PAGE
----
books

Barnes & Noble to Save Itself through…More Books?

Barnes_Noble_Interior_LA.JPG
“Barnes and Noble Interior” by Geographer, via Wikimedia.

It’s no secret that bookstores have had a tough decade. Independent shops have struggled. Behemoths like Borders shuttered. And every other day someone publishes a think piece about the imminent demise of the book industry. In response, bookstores have tried to become increasingly creative about the ways they make money. Their shelf space has shrunk, and instead of books, they try to sell music. Board games. Coffee.

But sales have still slipped.

With all of this happening, Barnes & Noble has chosen to do something extraordinary. The chain plans to sell more books.

This shift in strategy has occurred in tandem with Barnes & Noble’s release of some recent sales figures; the company lost $30 million for the second quarter. This was the third month in a row that the bookseller saw a decline in sales.

Sales fell for primarily for the non-book items that the company sells – anyone who has stepped inside one of their bookstores will likely remember the rows and rows of calendars, games, greeting cards, and occasionally, music – but to no one’s surprise, readers are still buying books. In fact, Demos Parneros, the fourth and most recent Barnes & Noble CEO in as many years, noted that “book sales continued to strengthen…[so] we will continue to place a greater emphasis on books, while further narrowing our non-book assortment.”

Hopefully coming home to books will work out for Barnes & Noble. The prodigal bookseller may not be the optimal book buying experience for many, but it is our bookseller, darn it. And in many places, it is the only physical bookstore around.

I can’t be disappointed that Barnes & Noble is returning to sell more books. What can I say? I’m selfish like that. If my local shop devotes more shelf spaces to books, I won’t weep.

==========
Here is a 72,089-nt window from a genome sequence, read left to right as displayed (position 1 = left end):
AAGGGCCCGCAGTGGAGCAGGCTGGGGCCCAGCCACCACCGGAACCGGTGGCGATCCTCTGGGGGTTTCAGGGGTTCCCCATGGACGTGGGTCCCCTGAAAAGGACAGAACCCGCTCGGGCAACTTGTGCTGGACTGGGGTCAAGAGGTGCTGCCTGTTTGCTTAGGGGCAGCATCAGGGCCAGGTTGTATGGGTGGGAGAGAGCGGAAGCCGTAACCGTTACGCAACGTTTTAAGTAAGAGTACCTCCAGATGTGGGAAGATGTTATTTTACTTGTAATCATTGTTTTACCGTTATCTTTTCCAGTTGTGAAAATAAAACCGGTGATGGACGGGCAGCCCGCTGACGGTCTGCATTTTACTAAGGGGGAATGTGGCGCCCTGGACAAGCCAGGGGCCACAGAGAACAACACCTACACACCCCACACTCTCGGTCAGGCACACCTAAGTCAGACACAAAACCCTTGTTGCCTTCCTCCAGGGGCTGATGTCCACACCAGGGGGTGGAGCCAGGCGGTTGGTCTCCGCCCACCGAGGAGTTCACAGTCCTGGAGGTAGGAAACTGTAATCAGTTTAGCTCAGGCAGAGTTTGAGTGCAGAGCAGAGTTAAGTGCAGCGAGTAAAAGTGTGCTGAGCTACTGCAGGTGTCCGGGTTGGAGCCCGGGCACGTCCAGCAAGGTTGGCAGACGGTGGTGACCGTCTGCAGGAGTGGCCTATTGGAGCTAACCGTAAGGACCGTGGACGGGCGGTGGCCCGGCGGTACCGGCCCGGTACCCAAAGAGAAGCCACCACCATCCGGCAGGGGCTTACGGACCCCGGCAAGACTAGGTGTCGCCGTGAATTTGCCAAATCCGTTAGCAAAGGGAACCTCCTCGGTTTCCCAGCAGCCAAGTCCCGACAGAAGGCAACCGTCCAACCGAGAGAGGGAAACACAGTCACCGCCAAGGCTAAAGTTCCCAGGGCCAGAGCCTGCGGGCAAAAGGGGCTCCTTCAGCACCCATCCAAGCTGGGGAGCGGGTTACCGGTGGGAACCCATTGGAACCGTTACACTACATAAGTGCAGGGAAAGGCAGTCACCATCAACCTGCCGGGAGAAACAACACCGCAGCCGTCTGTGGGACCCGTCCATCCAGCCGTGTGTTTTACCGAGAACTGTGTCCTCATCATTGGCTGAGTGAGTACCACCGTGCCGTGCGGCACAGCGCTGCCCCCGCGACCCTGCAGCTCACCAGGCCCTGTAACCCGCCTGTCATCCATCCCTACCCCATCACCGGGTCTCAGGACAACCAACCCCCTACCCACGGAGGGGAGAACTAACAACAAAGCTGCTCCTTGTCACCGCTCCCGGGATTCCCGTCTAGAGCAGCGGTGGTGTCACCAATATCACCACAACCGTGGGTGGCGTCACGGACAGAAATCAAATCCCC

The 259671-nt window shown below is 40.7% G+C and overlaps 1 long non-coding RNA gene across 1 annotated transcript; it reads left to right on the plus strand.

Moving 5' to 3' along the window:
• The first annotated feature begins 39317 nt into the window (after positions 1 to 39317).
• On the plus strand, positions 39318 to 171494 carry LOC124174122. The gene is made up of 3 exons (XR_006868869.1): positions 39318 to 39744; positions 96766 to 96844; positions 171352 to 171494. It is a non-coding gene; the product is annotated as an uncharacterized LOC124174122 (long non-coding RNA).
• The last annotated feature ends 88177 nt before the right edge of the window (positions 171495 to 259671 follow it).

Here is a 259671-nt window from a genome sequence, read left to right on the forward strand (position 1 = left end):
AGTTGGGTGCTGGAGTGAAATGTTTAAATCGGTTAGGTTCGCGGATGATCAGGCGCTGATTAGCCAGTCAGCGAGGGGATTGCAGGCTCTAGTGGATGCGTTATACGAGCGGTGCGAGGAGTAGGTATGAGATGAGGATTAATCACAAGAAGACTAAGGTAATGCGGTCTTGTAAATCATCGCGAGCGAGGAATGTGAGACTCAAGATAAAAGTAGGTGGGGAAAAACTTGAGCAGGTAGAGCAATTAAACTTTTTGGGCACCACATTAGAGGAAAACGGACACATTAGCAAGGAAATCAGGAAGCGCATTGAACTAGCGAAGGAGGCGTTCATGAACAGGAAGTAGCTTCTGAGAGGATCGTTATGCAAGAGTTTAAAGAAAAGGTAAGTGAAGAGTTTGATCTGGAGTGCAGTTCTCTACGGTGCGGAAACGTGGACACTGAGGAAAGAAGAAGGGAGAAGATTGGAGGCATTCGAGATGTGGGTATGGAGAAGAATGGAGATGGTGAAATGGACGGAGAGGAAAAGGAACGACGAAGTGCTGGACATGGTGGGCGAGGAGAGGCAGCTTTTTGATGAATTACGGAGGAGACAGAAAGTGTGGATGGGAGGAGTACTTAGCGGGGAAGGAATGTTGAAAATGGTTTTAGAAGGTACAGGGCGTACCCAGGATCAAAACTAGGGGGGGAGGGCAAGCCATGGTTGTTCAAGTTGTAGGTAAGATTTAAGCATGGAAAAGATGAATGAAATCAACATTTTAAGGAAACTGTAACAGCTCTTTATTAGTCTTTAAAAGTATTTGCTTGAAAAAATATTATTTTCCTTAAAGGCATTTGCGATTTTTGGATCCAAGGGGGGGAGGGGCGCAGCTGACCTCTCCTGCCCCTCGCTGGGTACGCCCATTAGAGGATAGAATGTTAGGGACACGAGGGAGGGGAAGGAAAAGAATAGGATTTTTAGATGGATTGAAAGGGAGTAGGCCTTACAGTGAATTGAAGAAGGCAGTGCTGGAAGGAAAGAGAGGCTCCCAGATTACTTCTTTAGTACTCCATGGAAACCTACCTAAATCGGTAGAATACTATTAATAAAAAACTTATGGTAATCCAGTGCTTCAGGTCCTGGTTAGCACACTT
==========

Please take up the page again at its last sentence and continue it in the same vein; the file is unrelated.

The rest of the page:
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45 thoughts on “Barnes & Noble to Save Itself through…More Books?

  1. I want book stores to survive, I need book stores to survive! I love books that I can read anywhere, not like tablets, kindles, etc that you can’t read in the sun. I like the feel of the book itself, where I can physically turn the pages. I wish I still had my hardback encyclopedias. Long live the BOOK!

    Liked by 3 people

  2. I love this! I love bookstores and I love the actual feel of books. I love going into a store and smelling the books and holding it in my hands. It makes me sad that the brick and mortars are becoming extinct and I really hope B and N can make it work. I love them!💗

    Liked by 1 person

      1. It really is! So would I! I finally succumbed to an e-reader, but only because I travel a lot, and am a fast reader. But I still always pack a book or two. Nothing beats relaxing with an actual book. And I love perusing books in a store. ❤

        Liked by 1 person

  3. I miss the old days when bookstores could be found in most towns and cities. Our nearest local bookstore is closing its doors soon. That will make it a twenty-five mile drive to the next closest bookstore. So, I celebrate any news of a bookstore’s–chain or independent–success. Thanks for posting this! 🙂
    –Michael

    Liked by 1 person

    1. Changing the way that people, or in this case businesses, approach their place in a community is so hard. It would be lovely if B&N could integrate itself more that way. (And even lovelier if indies could thrive.)

      Like

  4. I’m excited at that prospect. My B&N (like most) has more toys, games, and music than books. Physical books are important, and even though hardcovers can be pricey, they’re a relatively cheap pleasure compared to some other media like movies and video games. You can get a few hardcover books for the price of a video game, or a family trip to the movie theater. Even more so if you bargain hunt.